The engine was never the best part of the i30 N hatchback’s driving experience, and since it’s basically the same here at it was there, it’s not the Fastback N’s greatest asset – although it’s not a big disappointment either. The 2.0-litre turbo four makes plenty of power and torque, and endows a performance level that’s as great as you’d want most of the time. It brings the chassis’ various qualities nicely to bear, too.

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But it’s not the kind of engine to take your breath away; there’s just a hint of workmanlike ordinariness about its style of delivery that the full force of 271bhp going through the front tyres narrowly fails to shake off. And it sounds as you expect of an engine of that ilk. Nice – but not as rich, exciting or special as some.

10 Hyundai i30 fastback n 2019 fd dashboard

Should I buy one?

The one big draw Hyundai UK hasn’t forgotten about with this car is the one we’ve yet to mention.

There will be no 247bhp entry-level version of the Fastback N (apparently less than two per cent of UK customers wanted an i30 N hatchback in non-Performance Packaged form), and what might have been the upper-level 271bhp version will be priced at a fiver less than £30,000; only £500 more than the equivalent five-door i30 N. So this is still a great-value driver’s car – and one of a dwindling number of really involving full-sized ones available with a price tag that starts with a two.

If the driving experience has a fault, it may be that it still doesn’t land one killer blow: there’s nothing here to match the incisiveness of the handling of a Renault Megane RS, the tactility and high-rpm thrust of a Honda Civic Type R, or the usability and adaptability of a VW Golf GTI. Is there real dynamic star quality in evidence?

Perhaps not. And, from Hyundai, I fear that’ll be a long time coming. But if you can stop looking for the i30 Fastback N’s ace in the pack and instead just enjoy what’s in front of and underneath you, there’s a lot to like about it. More, certainly, than just an appealing price and a swooping roofline.

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Hyundai i30 Fastback N specification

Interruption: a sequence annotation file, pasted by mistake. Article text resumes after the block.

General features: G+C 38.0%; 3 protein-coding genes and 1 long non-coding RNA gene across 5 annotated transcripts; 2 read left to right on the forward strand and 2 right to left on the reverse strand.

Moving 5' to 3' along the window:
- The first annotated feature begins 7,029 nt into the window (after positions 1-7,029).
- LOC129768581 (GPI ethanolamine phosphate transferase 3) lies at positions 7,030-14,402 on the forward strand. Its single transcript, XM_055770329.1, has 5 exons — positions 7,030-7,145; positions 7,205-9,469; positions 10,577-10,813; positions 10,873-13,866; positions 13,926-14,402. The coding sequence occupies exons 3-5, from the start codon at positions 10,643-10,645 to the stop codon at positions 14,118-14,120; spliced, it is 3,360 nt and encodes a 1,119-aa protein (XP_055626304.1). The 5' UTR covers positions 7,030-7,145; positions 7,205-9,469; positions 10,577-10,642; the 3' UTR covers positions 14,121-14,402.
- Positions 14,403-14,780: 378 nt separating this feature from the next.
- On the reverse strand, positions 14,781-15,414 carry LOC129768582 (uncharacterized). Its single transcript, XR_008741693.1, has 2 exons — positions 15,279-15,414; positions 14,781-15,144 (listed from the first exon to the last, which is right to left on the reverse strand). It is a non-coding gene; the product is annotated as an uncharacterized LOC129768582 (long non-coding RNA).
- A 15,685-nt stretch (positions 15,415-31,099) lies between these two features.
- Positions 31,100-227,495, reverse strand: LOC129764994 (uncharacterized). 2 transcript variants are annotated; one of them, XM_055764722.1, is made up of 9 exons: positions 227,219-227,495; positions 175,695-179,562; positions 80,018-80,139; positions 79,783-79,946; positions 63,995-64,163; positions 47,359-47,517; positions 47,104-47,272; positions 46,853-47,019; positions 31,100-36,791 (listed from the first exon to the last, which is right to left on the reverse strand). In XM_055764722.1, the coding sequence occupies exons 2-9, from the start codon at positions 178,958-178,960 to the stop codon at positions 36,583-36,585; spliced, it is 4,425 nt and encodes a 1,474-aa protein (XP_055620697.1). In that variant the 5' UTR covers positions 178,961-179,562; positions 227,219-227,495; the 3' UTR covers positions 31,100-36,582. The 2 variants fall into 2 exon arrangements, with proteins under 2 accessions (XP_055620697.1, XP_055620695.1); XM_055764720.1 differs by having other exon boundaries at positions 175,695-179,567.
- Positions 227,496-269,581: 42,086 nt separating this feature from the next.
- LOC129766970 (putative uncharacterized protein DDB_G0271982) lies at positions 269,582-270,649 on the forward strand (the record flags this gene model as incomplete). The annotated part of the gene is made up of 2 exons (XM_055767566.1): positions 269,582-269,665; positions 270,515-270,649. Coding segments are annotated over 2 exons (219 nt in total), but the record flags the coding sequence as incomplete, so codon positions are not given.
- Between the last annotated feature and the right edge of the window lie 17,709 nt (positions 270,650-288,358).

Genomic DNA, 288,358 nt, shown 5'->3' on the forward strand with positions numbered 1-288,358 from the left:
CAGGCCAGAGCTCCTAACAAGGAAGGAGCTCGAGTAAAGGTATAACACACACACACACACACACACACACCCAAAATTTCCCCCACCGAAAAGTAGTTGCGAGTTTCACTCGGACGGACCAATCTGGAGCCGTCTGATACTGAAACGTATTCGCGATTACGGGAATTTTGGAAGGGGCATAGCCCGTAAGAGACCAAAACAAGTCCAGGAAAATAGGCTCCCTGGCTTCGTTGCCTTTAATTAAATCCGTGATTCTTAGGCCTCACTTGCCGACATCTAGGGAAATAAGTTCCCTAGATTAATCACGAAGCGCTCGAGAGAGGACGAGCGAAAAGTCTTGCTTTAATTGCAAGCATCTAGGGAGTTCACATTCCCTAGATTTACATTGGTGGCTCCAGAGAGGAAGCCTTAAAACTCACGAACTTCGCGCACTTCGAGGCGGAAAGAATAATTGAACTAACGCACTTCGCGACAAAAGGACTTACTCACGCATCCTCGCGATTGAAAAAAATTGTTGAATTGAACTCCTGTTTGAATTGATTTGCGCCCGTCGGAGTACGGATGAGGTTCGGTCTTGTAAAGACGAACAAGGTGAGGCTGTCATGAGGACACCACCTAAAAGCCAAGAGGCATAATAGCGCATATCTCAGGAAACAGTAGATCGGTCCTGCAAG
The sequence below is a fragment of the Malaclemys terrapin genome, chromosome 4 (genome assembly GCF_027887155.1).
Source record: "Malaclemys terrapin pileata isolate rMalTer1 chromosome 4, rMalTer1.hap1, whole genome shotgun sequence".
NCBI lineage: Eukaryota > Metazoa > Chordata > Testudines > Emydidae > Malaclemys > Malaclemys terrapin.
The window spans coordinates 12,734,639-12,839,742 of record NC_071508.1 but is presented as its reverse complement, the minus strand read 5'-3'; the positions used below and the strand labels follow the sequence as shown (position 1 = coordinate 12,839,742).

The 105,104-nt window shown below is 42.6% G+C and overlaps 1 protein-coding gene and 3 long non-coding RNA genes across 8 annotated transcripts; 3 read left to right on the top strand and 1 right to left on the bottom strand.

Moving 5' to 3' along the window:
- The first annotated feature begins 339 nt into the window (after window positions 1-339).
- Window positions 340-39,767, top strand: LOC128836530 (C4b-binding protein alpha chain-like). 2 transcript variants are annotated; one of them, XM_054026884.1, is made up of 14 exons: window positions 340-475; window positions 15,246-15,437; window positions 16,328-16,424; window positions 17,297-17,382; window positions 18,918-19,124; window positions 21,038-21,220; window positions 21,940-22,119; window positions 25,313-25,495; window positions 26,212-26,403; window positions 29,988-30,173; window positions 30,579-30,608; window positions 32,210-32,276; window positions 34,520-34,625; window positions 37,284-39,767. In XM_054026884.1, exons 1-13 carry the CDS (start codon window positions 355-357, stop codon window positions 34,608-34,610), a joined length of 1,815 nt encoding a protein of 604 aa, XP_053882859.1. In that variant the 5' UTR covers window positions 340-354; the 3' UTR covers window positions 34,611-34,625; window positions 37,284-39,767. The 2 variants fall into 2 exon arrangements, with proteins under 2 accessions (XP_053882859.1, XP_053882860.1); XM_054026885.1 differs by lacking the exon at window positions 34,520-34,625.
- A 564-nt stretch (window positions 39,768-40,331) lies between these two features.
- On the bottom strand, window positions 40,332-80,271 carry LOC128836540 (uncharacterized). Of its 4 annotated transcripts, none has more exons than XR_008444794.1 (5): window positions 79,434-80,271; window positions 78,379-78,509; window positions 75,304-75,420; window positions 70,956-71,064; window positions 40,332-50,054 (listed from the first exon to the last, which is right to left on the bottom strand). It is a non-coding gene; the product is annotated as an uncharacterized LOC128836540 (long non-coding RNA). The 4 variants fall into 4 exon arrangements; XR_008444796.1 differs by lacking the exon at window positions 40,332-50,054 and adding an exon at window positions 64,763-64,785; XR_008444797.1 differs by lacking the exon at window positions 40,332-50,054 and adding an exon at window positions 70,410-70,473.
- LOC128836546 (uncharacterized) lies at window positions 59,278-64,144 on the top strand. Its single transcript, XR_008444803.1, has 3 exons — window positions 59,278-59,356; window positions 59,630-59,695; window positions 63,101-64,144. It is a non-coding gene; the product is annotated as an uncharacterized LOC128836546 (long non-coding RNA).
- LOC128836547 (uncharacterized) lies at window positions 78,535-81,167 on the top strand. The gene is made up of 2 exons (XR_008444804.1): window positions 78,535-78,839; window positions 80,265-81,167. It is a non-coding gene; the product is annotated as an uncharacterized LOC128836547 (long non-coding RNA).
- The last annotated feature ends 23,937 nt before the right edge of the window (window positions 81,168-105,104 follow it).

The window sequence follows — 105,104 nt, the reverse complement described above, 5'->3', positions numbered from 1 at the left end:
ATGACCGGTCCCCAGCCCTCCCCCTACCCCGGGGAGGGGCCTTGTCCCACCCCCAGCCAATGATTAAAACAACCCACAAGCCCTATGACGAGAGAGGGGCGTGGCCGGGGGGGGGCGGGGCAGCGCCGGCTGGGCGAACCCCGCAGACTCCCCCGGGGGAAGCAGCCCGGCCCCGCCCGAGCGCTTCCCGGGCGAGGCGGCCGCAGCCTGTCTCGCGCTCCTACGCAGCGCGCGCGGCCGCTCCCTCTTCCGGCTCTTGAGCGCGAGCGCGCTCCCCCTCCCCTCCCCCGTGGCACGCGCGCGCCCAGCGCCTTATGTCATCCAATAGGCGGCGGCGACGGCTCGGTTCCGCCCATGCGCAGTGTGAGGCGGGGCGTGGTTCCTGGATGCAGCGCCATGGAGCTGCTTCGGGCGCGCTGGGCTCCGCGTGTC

Where Gran Canaria Price £29,995 On sale now Engine 4cyls inline, 1998cc, turbocharged petrol Power 271bhp at 6000rpm Torque 260lb ft at 1450-4700rpm Gearbox 6-spd manual Kerb weight 1429kg Top speed 155mph 0-62mph 6.1sec Fuel economy 34.0mpg (WLTP Combined) CO2 178g/km (NEDC Correlated) Rivals Honda Civic Type R, Peugeot 308 GTI

2 Hyundai i30 fastback n 2019 fd hero side

Matt Saunders

Matt Saunders Autocar
Title: Road test editor

As Autocar’s chief car tester and reviewer, it’s Matt’s job to ensure the quality, objectivity, relevance and rigour of the entirety of Autocar’s reviews output, as well contributing a great many detailed road tests, group tests and drive reviews himself.

Matt has been an Autocar staffer since the autumn of 2003, and has been lucky enough to work alongside some of the magazine’s best-known writers and contributors over that time. He served as staff writer, features editor, assistant editor and digital editor, before joining the road test desk in 2011.

Since then he’s driven, measured, lap-timed, figured, and reported on cars as varied as the Bugatti Veyron, Rolls-Royce PhantomTesla RoadsterAriel Hipercar, Tata Nano, McLaren SennaRenault Twizy and Toyota Mirai. Among his wider personal highlights of the job have been covering Sebastien Loeb’s record-breaking run at Pikes Peak in 2013; doing 190mph on derestricted German autobahn in a Brabus Rocket; and driving McLaren’s legendary ‘XP5’ F1 prototype. His own car is a trusty Mazda CX-5.

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Add a comment…
Ralf S. 4 June 2019

Yeah but...

£30k for a hatchback?  A Hyundai at that.

Seems way too expensive.


Ralf S.

superstevie 16 January 2019

I really like the look of

I really like the look of this, works better than the standard hatch.
nicebiscuit 16 January 2019

Surely its the £25k i30N that is the bargain...

Yeah I know noone actually BUYS cars any more.  But if they did, surely thats a pretty good private buy, complete with the 5 year warranty that shames the Germans.

As a lease though - well...  some of the deals going last year on Golf Rs and the like, I cant see why anyone is going to bother.  Not even sure why the press bother to quote list price any more.  Average PCPS and leases would give a better idea...